In an effort to be healthy, save some money, and make the environment happy, I've decide to ride my bike to stores within a mile or two of my house. Living in the American South where sprawl is king, the number of stores within biking distance are rather limited. Fortunately me, Target and my LYS are completely within the biking radius and I've ridden to both. Both trips have given me a brand new perspective regarding biking, driving, and the city in which I live.
Bikers (and pedestrians) have the right away. I knew this fact, but unfortunately, not all the motorists I encountered knew this fact. Well, I like to think they didn't know it. That is a much happier thought than thinking they knew it and found great pleasure in scaring the devil out of cyclists.
Also, Target and my LYS seem very close to my house if I drive there, but they are much farther away when you bike there, much, much farther away, especially in 96 F with a humidity of 76%. I should also get a bike basket instead of wearing a backpack to hold my purchases because my back gets pretty sweaty in 96 F with a humidity of 76%. I may also want to get my own bike before I get a bike basket and return my SIL bike to her, since I've been borrowing it for the last two years. After I get my own bike, I will definitely knit up the saddlebags from Vogue. Who knows, maybe the knitted Vogue saddlebags will make my biking experience more chic as well.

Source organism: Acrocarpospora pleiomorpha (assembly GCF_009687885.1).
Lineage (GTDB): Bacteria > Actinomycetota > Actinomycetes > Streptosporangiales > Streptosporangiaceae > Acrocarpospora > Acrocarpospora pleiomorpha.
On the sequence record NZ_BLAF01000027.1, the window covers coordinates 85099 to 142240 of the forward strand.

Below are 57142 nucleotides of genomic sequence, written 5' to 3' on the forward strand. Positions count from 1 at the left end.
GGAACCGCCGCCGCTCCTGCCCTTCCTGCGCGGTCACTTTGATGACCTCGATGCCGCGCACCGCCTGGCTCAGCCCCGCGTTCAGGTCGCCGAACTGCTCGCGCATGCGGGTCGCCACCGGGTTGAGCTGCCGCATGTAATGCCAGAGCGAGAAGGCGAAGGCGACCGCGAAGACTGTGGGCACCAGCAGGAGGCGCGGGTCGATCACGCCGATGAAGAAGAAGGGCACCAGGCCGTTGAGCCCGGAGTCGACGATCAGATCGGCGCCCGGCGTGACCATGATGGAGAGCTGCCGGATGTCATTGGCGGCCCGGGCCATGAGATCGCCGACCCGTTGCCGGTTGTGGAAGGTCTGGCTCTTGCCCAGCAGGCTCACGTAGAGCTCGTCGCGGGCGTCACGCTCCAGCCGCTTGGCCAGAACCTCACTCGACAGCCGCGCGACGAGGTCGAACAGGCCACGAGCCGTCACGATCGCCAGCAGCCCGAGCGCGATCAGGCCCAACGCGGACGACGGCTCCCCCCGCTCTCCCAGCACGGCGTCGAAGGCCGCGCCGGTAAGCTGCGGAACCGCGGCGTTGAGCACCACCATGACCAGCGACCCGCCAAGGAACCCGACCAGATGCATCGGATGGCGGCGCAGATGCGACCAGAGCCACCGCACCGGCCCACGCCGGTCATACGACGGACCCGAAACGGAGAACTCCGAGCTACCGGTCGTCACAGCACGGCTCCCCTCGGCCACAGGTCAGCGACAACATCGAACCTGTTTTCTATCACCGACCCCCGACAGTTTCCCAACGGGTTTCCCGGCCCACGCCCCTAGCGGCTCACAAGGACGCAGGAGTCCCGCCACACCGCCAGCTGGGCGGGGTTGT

Now, on to cars
Bikers and pedestrians have the right of way, and most motorists are completely oblivious to this. Riding a bike on any major road in this city translates to a very exciting bike ride, and not always in the "wee, this is fun" sense of exciting. I discovered I'm very good at breaking.
I also found I envied the smug motorist with their air conditioning. "At least I was being fit and exercising," I would think to myself. Then a daunting hill would come into my sights and I quickly lost any smugness as I tiredly pedaled up the hills. I almost wondered on some of the hills if my pedaling was doing any good.
Finally, my town
My town has a lot more hills than I realized. Growing in central Tennessee, I was surrounded by hills. Living now in the delta, there is nary a hill in sight, unless you are biking and it is 96 F outside. Then there are hills every where. But hey, those knitted saddlebags are gonna luck darn cute.
In addition to biking around town, I learned how to put in a light fixture. I have this thing for lighting fixtures. In both of our houses, I almost immediately change out lighting fixtures. I'm not sure why they mean as much to me as they do, but they seem to add a very personal touch to a room. Generally, I hold the tools while Italian changes the fixture, but this time, I felt the need to be liberated and learn how to do it myself (with Italian there to talk me through it of course).
We took down the brass fixture in the kitchen and replaced it with a nice new nickel plated light. It looks amazing up! Italian and I stood back and admired our work. As we looked at the new light in the kitchen, we realized the rest of the kitchen doesn't quite match the light. I think we may have more work to do.